6. Like World Focus Air - your airline has a "W" as the key brand icon and changes its name from "World Focus Air" to "Ank Air" but keeps the "W" prominently displayed on the plane (check out the original post and picture if you do not yet get the almost not safe for work reference)

What other signs do you have for an uncertain traveller to watch for?

thanks to for the photo


Carl Jackson said...

Like Qantas your airline invests time and money over years developing dominant business travel marketshare in one of its home countries highest growth region (OOL).

Then start a low cost variant, close your lounge, don't provide any real cross over FF benefits.

Then expect everyone to fly your LCC in preference to Richard Branson's Virgin's who greet you better, serve you better and generally provide a far superior flying experience for the money.

Result you loose any/all of these domestic sectors and a good portion of those travellers international travel too.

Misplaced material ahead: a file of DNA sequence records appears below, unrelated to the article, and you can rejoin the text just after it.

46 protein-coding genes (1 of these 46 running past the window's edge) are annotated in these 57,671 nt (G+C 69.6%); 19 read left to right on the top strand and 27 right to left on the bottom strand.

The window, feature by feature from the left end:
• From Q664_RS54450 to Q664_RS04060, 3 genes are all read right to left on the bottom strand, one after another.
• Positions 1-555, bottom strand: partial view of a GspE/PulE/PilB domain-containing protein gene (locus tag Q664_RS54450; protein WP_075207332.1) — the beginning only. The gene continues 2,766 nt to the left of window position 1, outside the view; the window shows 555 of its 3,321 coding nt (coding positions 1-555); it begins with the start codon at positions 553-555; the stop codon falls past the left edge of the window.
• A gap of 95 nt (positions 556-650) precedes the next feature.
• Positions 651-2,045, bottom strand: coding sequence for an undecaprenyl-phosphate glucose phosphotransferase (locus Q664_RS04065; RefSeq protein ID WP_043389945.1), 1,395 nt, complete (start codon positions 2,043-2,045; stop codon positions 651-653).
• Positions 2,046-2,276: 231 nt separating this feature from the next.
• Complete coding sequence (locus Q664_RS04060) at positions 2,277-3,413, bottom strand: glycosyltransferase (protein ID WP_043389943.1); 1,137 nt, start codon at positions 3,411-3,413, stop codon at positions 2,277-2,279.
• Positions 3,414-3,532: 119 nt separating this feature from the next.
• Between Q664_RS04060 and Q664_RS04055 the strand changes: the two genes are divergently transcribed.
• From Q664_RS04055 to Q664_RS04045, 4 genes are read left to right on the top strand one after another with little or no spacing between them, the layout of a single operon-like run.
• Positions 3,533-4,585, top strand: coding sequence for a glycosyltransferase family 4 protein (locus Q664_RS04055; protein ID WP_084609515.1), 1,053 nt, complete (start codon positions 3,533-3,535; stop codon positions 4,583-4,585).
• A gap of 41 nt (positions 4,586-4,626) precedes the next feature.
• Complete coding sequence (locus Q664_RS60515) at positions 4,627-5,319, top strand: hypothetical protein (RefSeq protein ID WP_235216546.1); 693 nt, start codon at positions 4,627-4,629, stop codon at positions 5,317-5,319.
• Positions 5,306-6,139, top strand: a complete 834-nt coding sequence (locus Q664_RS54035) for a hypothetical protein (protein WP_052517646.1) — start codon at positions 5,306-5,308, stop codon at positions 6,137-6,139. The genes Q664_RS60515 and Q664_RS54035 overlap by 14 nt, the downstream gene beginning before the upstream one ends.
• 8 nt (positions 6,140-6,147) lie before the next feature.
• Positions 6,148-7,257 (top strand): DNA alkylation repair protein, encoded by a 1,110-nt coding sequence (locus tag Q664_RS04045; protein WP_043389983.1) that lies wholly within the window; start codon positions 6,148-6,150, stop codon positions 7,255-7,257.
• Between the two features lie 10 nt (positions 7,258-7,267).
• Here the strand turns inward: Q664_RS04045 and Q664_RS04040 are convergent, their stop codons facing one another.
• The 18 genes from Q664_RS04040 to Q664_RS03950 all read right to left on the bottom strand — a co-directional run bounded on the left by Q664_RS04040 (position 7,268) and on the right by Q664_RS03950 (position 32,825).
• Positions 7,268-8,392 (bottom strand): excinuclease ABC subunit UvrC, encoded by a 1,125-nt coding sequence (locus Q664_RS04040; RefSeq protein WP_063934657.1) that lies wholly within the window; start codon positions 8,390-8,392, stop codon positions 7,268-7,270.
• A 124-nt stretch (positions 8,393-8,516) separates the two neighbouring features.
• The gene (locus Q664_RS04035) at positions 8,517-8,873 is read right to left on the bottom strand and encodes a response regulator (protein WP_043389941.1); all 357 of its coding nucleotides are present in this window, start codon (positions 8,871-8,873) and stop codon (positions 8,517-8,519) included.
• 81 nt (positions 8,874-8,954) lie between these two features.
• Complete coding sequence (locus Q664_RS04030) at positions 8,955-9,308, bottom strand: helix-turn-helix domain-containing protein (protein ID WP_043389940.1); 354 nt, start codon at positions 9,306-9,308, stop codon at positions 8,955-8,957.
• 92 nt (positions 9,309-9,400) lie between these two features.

Tim Hughes said...

@Carl - so true. I also love how Jetstar then goes around saying that they have are flying more passengers at this stage of their development than Ryanair was at the same point in time after Ryanair's launch. They are trying to argue that they have made a better start than Ryanair did. But Jetstar got to the point they are at with huge amounts of "free" traffic/passengers from being given Qantas routes whereas Ryanair had to steal/lure away each customer from BA, easyjet, Aer Lingus.

Stuart said...

It is always a good idea to check that the website actually makes sense.

New Cambodian Airline Cambodia Angkor Air (launched yesterday) has this on their brand new homepage:

"The flight safety always makes air journey comfortable is throughout our vision."

If the airline is skimping on proofreading, pray tell what else are they skimping on?

More seriously though, repeated gossip about financial woes but nothing reported in the press (re a "franchise" of a large budget carrier) set off big alarm bells as far as I'm concerned.

Carl said...

absolutely correct, love the post, great business commentary and entertaining at same time, tweeted as @Tourabout travel read of the day.

will DM you about your Sydney itinerary.